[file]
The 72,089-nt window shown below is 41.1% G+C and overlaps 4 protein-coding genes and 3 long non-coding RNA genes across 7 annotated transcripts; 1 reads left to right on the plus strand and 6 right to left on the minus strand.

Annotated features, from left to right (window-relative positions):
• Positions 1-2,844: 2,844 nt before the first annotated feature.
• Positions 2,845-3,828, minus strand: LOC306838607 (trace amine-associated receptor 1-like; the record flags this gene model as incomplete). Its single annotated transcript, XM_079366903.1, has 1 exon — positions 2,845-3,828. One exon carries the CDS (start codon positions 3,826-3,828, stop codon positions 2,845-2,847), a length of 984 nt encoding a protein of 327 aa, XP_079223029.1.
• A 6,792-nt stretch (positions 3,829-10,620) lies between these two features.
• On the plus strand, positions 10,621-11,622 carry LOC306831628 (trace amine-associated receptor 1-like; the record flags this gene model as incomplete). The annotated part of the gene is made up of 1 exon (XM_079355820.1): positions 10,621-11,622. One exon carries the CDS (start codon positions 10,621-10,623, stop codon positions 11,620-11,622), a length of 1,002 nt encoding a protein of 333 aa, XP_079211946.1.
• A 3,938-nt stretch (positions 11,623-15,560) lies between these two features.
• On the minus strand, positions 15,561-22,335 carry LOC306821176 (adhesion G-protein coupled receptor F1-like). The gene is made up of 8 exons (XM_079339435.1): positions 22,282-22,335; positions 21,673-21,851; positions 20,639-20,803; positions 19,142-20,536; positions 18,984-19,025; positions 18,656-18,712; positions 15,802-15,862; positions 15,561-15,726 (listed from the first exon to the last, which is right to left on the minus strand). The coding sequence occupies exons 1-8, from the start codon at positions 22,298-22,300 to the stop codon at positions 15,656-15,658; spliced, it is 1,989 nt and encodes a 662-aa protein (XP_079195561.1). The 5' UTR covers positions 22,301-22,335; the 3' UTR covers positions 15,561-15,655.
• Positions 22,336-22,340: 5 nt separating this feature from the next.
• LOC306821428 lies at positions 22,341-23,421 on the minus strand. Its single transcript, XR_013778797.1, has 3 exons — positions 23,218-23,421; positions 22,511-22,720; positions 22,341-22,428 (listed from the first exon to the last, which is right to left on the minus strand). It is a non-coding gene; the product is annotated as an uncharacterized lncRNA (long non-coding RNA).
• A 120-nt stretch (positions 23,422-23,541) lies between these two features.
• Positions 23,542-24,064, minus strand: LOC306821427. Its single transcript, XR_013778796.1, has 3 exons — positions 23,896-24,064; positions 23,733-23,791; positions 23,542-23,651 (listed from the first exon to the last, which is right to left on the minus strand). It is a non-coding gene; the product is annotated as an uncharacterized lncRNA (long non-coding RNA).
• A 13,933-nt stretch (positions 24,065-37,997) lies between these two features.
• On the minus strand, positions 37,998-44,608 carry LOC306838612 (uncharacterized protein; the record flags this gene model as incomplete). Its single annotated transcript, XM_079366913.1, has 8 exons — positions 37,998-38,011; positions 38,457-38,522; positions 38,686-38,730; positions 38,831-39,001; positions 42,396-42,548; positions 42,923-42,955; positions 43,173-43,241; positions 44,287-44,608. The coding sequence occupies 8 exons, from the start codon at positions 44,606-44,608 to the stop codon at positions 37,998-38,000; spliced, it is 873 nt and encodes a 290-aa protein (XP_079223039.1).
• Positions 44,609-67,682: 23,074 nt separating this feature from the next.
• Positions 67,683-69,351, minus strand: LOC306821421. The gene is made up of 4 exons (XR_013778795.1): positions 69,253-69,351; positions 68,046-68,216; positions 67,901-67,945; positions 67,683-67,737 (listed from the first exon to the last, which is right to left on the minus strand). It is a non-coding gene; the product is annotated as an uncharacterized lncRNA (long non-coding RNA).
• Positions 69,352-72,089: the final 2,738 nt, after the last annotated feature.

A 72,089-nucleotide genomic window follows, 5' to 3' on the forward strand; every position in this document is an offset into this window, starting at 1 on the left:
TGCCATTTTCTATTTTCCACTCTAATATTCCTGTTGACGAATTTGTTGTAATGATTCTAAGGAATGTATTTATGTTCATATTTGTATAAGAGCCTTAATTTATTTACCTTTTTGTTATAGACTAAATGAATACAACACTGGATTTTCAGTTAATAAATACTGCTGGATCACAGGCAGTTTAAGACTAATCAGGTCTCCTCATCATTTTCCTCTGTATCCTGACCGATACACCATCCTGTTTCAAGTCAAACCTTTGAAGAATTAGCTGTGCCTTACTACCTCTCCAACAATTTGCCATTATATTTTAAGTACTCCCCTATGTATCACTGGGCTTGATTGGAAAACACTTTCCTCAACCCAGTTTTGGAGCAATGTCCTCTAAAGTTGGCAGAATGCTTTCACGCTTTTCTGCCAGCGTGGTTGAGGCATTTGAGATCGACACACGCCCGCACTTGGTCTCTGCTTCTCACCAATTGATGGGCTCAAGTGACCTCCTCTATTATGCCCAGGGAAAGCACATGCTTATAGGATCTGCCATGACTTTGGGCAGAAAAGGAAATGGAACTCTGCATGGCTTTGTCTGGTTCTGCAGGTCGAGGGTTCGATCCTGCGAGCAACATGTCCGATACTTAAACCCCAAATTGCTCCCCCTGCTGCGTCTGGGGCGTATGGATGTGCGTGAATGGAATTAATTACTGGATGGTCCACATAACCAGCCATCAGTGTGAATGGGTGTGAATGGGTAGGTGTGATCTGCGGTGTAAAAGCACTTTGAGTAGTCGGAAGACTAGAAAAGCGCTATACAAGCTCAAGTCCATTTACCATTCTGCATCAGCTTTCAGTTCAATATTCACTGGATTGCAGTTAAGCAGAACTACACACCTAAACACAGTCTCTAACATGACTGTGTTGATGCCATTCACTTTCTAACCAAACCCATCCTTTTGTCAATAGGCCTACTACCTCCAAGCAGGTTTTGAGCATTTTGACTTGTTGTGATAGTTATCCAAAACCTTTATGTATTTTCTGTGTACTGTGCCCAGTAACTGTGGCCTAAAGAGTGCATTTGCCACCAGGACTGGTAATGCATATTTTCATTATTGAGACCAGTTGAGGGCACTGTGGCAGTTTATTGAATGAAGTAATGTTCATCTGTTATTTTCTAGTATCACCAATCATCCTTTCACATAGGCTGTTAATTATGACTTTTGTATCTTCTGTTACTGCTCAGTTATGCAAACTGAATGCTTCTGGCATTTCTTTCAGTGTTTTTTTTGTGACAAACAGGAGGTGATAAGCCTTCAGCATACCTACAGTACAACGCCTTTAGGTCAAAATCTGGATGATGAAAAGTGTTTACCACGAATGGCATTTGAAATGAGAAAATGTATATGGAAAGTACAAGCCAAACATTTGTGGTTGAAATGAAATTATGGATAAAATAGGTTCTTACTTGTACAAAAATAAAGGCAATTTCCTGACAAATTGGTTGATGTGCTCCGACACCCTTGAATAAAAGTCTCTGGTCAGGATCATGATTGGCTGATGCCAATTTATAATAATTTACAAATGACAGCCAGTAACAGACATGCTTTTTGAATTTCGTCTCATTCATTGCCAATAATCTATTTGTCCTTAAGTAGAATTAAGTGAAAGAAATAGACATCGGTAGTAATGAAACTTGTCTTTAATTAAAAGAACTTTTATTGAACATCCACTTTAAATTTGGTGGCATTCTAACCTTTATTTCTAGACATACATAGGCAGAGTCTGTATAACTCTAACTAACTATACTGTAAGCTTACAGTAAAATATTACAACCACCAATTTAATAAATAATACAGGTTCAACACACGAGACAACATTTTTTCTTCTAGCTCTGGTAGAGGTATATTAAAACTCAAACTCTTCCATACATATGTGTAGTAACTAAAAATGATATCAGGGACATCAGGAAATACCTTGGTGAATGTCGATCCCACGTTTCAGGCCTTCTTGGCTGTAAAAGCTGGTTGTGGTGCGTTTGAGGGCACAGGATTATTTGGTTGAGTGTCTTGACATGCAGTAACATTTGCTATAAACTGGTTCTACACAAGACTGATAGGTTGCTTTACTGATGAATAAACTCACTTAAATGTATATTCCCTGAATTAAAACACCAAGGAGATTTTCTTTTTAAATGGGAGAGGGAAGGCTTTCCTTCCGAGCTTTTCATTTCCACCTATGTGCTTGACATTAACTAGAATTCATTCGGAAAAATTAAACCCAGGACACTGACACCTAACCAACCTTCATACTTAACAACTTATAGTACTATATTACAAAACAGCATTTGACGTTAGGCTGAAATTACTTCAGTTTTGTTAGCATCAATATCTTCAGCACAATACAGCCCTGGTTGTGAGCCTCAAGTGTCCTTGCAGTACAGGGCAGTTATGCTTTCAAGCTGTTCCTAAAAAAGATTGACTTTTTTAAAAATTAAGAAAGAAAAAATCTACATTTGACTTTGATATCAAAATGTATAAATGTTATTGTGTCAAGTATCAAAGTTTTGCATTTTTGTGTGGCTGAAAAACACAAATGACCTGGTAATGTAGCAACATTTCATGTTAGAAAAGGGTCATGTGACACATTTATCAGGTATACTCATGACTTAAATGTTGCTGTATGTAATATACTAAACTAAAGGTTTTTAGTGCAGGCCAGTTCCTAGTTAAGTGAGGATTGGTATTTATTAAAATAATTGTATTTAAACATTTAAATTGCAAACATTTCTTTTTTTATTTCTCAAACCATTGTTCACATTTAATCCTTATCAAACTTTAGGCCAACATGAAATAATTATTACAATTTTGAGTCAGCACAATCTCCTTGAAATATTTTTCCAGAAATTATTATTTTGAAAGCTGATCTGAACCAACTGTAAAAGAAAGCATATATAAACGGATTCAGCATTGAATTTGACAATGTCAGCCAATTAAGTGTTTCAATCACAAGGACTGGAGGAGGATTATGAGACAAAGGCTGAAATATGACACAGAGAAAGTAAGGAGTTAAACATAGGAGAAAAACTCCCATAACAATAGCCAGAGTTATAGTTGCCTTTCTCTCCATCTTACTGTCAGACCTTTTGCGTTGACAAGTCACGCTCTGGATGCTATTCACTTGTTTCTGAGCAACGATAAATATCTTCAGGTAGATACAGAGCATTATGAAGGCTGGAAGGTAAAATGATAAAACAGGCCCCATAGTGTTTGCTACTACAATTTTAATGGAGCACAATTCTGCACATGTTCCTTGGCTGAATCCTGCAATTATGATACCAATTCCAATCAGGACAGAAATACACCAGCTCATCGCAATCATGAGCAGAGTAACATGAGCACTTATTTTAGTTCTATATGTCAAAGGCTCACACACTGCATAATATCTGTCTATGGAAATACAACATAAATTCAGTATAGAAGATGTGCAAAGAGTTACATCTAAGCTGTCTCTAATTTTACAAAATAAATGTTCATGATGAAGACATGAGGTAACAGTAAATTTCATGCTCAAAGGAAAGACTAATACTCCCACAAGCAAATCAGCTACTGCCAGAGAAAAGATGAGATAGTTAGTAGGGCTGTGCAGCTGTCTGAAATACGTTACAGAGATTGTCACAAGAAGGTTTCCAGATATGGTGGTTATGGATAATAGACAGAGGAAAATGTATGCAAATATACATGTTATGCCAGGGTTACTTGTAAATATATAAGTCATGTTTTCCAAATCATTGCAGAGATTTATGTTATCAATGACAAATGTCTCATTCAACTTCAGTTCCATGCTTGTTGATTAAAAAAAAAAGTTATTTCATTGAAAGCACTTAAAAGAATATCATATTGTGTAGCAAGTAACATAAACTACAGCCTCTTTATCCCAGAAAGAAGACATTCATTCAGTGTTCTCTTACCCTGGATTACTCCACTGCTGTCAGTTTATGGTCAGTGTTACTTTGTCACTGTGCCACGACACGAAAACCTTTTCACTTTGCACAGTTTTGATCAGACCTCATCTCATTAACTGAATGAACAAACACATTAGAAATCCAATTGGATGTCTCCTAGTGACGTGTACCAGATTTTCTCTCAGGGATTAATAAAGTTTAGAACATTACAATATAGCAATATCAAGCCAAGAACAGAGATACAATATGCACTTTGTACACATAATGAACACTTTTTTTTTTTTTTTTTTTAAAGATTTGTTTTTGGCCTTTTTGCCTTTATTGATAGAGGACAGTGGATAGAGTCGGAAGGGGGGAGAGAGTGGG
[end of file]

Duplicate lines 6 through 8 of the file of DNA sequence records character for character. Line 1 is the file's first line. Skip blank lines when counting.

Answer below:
• On the plus strand, positions 10,621-11,622 carry LOC306831628 (trace amine-associated receptor 1-like; the record flags this gene model as incomplete). The annotated part of the gene is made up of 1 exon (XM_079355820.1): positions 10,621-11,622. One exon carries the CDS (start codon positions 10,621-10,623, stop codon positions 11,620-11,622), a length of 1,002 nt encoding a protein of 333 aa, XP_079211946.1.
• A 3,938-nt stretch (positions 11,623-15,560) lies between these two features.
• On the minus strand, positions 15,561-22,335 carry LOC306821176 (adhesion G-protein coupled receptor F1-like). The gene is made up of 8 exons (XM_079339435.1): positions 22,282-22,335; positions 21,673-21,851; positions 20,639-20,803; positions 19,142-20,536; positions 18,984-19,025; positions 18,656-18,712; positions 15,802-15,862; positions 15,561-15,726 (listed from the first exon to the last, which is right to left on the minus strand). The coding sequence occupies exons 1-8, from the start codon at positions 22,298-22,300 to the stop codon at positions 15,656-15,658; spliced, it is 1,989 nt and encodes a 662-aa protein (XP_079195561.1). The 5' UTR covers positions 22,301-22,335; the 3' UTR covers positions 15,561-15,655.